Acquired 15 Aug 2007 – from the publisher
Right – I’ve finished Vol 2 and sent my review in to the publisher – I’m going to make this friends-only until I’ve had it confirmed that I can put the same review out in the world at large!
Samares Mazumdar – “Sky Over the Mountain”
As I am not familiar with the Bengali literary tradition, I am unable to fit this novel into that tradition. But as one of the target readership for this new venture, to translate Bengali literature for a wider, Western audience, I find a wonderful read, lyrical and exciting at the same time, which has a lot to say about modern life, revolution and redemption.
We meet four young revolutionaries, Joyeeta, Sudip, Kalyan and Anand. Their aim is not specifically made clear until part way through the first volume; we learn that they are dissatisfied with the “modern” way of life their parents and their peers are adopting, with affairs, misdeeds, greed and arrogance. Interestingly for the British reader, the book seems to be set in the 1980s, with Thatcher mentioned, and this outlook is similar to the “me me me” 80s outlook we experienced here. The four reject their parents’ aims; they look to the Naxalite rebellions of the 1970s for their heroes, and in fact we find they are linked to them in ways they had not imagined.
So, their manifesto is announced:
We have heard all about the humanitarian policies that the different political parties seem to believe…. And every one of these theorists will grow old and die, still only talking about their theories. There will be no change in the condition of the common man. But when they see that four young kids are attacking these establish power brokers they’ll realise that it can be done, that they too can bring about some change. We respect the naxalite revolution, but we are not following their path. We have to be the masters of our own destiny…” [Vol. 1, p. 336]
“[Most parents] do not realize that it is their responsibility to shape up the next generation. It is this next generation that is going to take the country ahead” [ibid.]
But this novel is not so much about revolution, as about what happens when you try to implement revolution. About flexibility, if you will.
First of all, Joyeeta’s father surprises them by offering help at risk to himself. Then Anand’s mother reveals some truths which confirm him on his path but lead him to think differently of his father. At the end of the first volume, the tension grows as they attempt, after a successful bombing campaign, to escape Calcutta and make their way to Nepal.
And it is in Nepal that the real challenge to their revolutionary fervour comes, when they find themselves living in a tiny hill village. The people are desperately poor and disorganised. After several divisions between the four, Anand takes charge and they work quietly and hard to improve the lot of the people who have taken them in. Kalyan and Joyeeta redeem themselves, Sudip tries to and fails, and Anand is part of them, but always apart. And their manifesto has changed:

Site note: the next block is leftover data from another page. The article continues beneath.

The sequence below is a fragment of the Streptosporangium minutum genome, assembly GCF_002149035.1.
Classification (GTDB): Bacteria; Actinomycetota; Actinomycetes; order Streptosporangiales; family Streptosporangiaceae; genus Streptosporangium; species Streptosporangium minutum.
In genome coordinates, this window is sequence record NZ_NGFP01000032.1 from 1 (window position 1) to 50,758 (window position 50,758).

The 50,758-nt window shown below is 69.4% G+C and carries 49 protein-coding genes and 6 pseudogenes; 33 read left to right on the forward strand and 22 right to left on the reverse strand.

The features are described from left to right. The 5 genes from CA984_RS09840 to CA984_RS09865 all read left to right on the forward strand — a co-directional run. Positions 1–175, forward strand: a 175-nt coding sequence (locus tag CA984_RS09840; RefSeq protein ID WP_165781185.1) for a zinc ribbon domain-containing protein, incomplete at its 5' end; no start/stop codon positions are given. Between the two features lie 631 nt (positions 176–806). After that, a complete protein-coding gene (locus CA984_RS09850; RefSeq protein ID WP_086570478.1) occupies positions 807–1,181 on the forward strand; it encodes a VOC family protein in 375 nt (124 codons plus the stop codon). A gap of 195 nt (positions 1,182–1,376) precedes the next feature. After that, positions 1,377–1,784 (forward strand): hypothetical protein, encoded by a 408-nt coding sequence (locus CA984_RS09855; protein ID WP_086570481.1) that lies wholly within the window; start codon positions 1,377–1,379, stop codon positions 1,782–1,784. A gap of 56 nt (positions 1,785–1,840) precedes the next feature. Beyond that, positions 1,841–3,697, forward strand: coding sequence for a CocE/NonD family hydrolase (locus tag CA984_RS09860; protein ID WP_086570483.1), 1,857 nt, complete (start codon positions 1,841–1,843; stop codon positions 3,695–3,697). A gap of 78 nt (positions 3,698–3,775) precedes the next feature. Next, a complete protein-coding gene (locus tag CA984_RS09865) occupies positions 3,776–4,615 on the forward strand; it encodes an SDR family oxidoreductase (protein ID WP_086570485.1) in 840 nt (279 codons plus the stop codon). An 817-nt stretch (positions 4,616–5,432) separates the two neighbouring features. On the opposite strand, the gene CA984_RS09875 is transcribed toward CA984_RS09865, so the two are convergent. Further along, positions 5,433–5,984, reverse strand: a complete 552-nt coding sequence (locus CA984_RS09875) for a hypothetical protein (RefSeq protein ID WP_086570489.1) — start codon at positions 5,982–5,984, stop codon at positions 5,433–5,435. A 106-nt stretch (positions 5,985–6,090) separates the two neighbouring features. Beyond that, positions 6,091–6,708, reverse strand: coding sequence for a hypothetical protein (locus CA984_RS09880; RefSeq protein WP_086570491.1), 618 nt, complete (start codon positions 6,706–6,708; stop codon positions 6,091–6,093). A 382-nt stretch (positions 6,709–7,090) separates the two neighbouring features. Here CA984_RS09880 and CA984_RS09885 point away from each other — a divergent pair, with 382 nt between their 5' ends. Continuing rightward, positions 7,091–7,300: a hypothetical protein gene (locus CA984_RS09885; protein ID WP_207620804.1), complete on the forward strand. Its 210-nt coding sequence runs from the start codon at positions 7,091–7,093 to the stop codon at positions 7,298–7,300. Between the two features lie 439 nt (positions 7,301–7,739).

“Marx sahib’s idea was to create a path that would make life easier for common people. Every tortured society in the world sought that path… While building this politics-free society, Anand had constantly felt that what they had done in Calcutta was wrong. Killing wasn’t a way to a revolution. A true communist gave back life, not took it away.” [Vol. 2, p. 374]
As well as a book about politics, and that is important, especially in this age of terrorism and manifestos of hatred, it is a warm, human read and one that appeals to the reader’s emotions as well as intellect. There are comments scattered throughout about Bengali literature :
“’You know I can’t read anything other than thrillers. I can’t even get through the first two pages of these Bengali novels. All either sentimental melodramas, or family soap-like, or some soppy love story. This [Bengali] novel is supposed to be more political. Must be a gimmick to sell more books.’” [Vol. 1, p. 292]
and the characters’ relation to the West is important – they have only experienced snow in European novels and tune in to the BBC. There is also a theme around colonialism
“’The people of Taplung will never become self-dependant as long as we are here. They need to learn to stand on their own. Moreover, I don’t know about you guys, but I am really tired.’” [Vol. 2, p. 351]
and on the role of women in revolution and in life. Another point that must be mentioned is the author’s evident love for the landscape of the Himalayas, which are beautifully and lyrically described, providing a counterpoint to the human striving at their feet.
So, to summarise, an excellent and engaging read, which has something for everyone – politics, human relations, intellectual stimulation and some good old-fashioned police chases and excitement. I would encourage anyone with an interest in any of these facets to read this novel.